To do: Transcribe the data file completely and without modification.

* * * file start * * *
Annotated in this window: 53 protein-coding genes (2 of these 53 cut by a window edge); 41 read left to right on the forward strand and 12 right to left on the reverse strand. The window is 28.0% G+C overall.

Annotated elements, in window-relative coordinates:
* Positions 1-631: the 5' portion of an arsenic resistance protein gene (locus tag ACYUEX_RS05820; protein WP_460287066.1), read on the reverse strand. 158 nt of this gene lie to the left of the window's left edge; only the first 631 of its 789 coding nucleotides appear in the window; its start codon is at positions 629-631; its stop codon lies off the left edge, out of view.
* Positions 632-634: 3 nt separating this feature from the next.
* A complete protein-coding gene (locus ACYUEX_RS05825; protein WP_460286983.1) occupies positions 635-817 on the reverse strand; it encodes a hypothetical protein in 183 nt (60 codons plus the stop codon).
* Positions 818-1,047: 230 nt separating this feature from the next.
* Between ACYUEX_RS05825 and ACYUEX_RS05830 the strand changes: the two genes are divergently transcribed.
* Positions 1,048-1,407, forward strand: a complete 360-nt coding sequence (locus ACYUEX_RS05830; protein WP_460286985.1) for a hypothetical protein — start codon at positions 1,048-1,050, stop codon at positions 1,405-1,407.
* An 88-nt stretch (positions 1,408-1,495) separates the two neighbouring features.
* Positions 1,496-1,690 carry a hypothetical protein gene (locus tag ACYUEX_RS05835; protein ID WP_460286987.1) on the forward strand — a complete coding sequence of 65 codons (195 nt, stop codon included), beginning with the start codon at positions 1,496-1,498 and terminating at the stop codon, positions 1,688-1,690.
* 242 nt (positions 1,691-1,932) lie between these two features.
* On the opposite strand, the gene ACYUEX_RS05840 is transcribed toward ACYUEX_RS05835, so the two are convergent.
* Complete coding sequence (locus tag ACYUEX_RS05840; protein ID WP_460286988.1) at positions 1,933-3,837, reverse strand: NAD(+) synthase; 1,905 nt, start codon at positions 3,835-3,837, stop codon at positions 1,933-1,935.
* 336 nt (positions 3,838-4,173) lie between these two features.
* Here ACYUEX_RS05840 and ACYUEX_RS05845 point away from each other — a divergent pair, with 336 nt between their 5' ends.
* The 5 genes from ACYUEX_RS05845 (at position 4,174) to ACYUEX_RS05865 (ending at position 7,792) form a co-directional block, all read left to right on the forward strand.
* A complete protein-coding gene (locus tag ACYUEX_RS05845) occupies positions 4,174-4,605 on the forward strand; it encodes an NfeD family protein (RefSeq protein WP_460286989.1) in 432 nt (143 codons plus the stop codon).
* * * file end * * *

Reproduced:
Annotated in this window: 53 protein-coding genes (2 of these 53 cut by a window edge); 41 read left to right on the forward strand and 12 right to left on the reverse strand. The window is 28.0% G+C overall.

Annotated elements, in window-relative coordinates:
* Positions 1-631: the 5' portion of an arsenic resistance protein gene (locus tag ACYUEX_RS05820; protein WP_460287066.1), read on the reverse strand. 158 nt of this gene lie to the left of the window's left edge; only the first 631 of its 789 coding nucleotides appear in the window; its start codon is at positions 629-631; its stop codon lies off the left edge, out of view.
* Positions 632-634: 3 nt separating this feature from the next.
* A complete protein-coding gene (locus ACYUEX_RS05825; protein WP_460286983.1) occupies positions 635-817 on the reverse strand; it encodes a hypothetical protein in 183 nt (60 codons plus the stop codon).
* Positions 818-1,047: 230 nt separating this feature from the next.
* Between ACYUEX_RS05825 and ACYUEX_RS05830 the strand changes: the two genes are divergently transcribed.
* Positions 1,048-1,407, forward strand: a complete 360-nt coding sequence (locus ACYUEX_RS05830; protein WP_460286985.1) for a hypothetical protein — start codon at positions 1,048-1,050, stop codon at positions 1,405-1,407.
* An 88-nt stretch (positions 1,408-1,495) separates the two neighbouring features.
* Positions 1,496-1,690 carry a hypothetical protein gene (locus tag ACYUEX_RS05835; protein ID WP_460286987.1) on the forward strand — a complete coding sequence of 65 codons (195 nt, stop codon included), beginning with the start codon at positions 1,496-1,498 and terminating at the stop codon, positions 1,688-1,690.
* 242 nt (positions 1,691-1,932) lie between these two features.
* On the opposite strand, the gene ACYUEX_RS05840 is transcribed toward ACYUEX_RS05835, so the two are convergent.
* Complete coding sequence (locus tag ACYUEX_RS05840; protein ID WP_460286988.1) at positions 1,933-3,837, reverse strand: NAD(+) synthase; 1,905 nt, start codon at positions 3,835-3,837, stop codon at positions 1,933-1,935.
* 336 nt (positions 3,838-4,173) lie between these two features.
* Here ACYUEX_RS05840 and ACYUEX_RS05845 point away from each other — a divergent pair, with 336 nt between their 5' ends.
* The 5 genes from ACYUEX_RS05845 (at position 4,174) to ACYUEX_RS05865 (ending at position 7,792) form a co-directional block, all read left to right on the forward strand.
* A complete protein-coding gene (locus tag ACYUEX_RS05845) occupies positions 4,174-4,605 on the forward strand; it encodes an NfeD family protein (RefSeq protein WP_460286989.1) in 432 nt (143 codons plus the stop codon).